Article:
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Loot boxes potentially groom young people for gambling

George Miller

Published

on

Loot boxes potentially groom young people for gambling
Reading Time: 2 minutes

 

New research funded by the NSW Government’s Responsible Gambling Fund, shows young adults are more likely to gamble if exposed to in-game purchases and loot boxes in video games.

Director of the Office of Responsible Gambling, Natalie Wright, said video game loot boxes are virtual games of chance that offer players a randomised reward when opened.

“Loot boxes can resemble gambling since players invest time and sometimes money in obtaining them, then receive a random reward of uncertain value such as weapons or outfits for their characters,” Ms Wright said.

“They are a growing concern because of the risk and reward elements associated with them that is similar to gambling and there are currently no age limits to play these games.”

The study by Central Queensland University (CQU), surveyed adolescents about their gaming experiences. Some of their key findings showed 62 per cent of the games they looked at offered loot boxes, and about a third of respondents had purchased a loot box in the last 12 months.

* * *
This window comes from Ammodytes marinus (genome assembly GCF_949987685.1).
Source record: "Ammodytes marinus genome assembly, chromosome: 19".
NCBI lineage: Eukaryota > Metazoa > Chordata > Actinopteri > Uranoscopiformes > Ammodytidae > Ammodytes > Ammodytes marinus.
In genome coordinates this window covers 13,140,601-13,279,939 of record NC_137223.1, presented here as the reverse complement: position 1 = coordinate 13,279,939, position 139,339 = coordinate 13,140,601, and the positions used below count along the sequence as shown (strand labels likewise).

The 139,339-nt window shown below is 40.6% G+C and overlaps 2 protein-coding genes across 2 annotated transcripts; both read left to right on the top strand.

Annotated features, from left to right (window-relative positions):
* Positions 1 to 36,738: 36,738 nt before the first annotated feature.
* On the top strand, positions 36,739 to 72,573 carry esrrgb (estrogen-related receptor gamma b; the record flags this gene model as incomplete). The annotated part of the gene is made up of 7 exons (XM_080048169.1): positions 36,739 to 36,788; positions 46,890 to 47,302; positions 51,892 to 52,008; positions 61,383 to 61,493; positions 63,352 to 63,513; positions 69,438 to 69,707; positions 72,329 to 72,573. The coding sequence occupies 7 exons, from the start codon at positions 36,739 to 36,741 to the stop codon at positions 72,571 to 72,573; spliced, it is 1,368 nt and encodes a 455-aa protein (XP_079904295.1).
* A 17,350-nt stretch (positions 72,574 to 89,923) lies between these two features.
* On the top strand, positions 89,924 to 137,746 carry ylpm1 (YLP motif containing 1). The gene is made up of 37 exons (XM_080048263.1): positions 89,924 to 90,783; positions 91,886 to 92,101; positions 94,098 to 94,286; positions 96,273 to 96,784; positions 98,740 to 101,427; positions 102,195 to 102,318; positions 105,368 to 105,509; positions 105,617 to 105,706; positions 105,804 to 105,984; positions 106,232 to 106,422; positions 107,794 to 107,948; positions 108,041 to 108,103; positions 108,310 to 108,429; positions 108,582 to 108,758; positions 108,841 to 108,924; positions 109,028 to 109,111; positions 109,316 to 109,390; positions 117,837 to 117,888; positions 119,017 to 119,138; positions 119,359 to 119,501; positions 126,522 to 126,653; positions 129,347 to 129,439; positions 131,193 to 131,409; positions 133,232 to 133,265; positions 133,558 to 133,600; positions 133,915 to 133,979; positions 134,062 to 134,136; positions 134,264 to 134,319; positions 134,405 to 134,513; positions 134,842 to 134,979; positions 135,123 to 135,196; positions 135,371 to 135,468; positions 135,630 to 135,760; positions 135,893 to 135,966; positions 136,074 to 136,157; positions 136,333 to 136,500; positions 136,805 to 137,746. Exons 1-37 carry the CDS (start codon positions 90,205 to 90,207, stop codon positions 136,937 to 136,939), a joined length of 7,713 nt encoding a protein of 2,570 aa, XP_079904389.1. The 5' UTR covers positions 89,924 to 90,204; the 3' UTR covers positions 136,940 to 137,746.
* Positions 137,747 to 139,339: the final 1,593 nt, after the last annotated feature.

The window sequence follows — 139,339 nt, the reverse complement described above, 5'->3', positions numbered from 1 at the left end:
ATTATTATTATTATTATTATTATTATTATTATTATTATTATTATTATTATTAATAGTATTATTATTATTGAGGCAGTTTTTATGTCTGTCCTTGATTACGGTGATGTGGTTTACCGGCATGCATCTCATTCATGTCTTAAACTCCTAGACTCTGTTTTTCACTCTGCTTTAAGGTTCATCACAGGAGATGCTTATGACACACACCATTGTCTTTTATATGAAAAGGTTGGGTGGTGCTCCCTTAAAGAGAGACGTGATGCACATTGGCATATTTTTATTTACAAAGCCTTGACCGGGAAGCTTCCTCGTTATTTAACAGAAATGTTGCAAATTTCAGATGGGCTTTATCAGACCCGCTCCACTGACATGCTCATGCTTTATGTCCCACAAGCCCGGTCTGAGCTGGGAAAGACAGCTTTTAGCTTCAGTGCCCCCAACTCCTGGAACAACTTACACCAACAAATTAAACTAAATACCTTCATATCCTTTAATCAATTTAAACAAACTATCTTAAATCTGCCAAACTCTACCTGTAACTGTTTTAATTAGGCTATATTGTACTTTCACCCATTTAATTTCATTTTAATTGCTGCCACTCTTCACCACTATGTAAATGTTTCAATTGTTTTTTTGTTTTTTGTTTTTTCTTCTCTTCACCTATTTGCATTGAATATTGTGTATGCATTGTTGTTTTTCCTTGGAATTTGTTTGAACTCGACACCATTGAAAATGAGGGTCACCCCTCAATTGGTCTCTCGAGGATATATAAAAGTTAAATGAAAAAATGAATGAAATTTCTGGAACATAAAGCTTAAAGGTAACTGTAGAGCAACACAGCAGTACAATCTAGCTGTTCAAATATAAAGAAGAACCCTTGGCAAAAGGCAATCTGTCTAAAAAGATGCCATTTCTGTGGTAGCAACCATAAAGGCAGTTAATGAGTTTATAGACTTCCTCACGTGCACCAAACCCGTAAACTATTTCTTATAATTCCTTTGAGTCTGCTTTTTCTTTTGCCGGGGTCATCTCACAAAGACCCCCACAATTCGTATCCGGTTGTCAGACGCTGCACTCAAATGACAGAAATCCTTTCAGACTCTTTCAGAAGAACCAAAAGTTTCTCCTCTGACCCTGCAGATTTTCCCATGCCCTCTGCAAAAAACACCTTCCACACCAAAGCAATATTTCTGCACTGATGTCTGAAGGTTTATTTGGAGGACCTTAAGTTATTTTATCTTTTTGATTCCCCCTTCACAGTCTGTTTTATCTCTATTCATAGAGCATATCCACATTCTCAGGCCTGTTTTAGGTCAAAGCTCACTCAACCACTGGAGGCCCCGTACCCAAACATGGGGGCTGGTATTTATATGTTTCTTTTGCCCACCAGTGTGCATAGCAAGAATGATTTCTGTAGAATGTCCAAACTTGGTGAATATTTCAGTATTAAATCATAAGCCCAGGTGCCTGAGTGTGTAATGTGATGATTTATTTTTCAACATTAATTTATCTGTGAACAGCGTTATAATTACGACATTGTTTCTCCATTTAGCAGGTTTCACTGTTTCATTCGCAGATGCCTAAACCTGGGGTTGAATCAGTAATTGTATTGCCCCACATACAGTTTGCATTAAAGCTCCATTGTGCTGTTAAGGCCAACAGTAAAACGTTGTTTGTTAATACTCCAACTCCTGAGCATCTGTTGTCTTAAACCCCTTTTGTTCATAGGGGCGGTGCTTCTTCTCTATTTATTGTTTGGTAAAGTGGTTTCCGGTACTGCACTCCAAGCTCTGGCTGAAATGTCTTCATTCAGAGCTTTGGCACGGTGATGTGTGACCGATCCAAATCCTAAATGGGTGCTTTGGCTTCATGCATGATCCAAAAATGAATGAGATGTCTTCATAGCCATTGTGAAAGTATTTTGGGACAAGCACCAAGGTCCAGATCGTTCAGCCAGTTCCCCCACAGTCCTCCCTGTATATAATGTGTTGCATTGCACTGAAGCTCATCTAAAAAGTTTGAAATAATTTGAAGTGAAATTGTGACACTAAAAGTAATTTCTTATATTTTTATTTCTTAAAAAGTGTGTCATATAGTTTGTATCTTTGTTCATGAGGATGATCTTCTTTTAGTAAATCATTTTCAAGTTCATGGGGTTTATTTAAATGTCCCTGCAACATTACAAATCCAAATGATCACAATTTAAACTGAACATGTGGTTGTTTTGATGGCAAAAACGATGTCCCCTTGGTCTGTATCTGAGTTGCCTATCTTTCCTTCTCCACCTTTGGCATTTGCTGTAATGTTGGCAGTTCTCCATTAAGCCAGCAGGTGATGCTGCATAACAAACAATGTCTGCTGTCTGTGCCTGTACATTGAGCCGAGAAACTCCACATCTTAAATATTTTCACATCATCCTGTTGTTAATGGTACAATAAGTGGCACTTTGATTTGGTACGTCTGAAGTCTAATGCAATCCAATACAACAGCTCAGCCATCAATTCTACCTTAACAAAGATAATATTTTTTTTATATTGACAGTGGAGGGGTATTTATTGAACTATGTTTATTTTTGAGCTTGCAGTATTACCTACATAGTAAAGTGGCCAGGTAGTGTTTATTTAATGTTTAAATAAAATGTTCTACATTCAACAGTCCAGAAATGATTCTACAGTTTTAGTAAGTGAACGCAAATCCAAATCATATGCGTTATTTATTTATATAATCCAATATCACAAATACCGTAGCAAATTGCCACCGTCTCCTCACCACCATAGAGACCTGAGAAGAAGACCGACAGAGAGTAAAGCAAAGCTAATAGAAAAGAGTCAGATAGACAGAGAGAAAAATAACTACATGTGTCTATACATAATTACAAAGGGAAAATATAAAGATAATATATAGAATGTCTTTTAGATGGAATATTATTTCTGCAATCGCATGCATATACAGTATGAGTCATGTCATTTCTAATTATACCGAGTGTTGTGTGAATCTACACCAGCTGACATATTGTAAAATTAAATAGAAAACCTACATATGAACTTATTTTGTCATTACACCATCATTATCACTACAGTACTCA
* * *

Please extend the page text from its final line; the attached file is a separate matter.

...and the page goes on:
Additionally, the median monthly expenditure on loot boxes for adolescents aged 12 to 17 was $50 and $72 for young adults aged 18 to 24 years.

Overall the CQU research report found:

  • Loot boxes are common in the best-selling video games – the research report looked at 82 best-selling video games and revealed 62 per cent (51) had loot boxes.
  • In the survey sample, almost all of the respondents played at least one video game with loot boxes within the last 12 months (93 per cent).
  • Compared to other purchasers, young adults, aged 18 to 24 years old, who had recently purchased loot boxes for the first time, were more likely to have gambling problems. However, there was no evidence that earlier experiences with loot boxes predict later gambling problems.
  • Young people who had either opened, bought or sold loot boxes within the last 12 months were also more likely to have:
  • gambled in the last 12 months (young adults)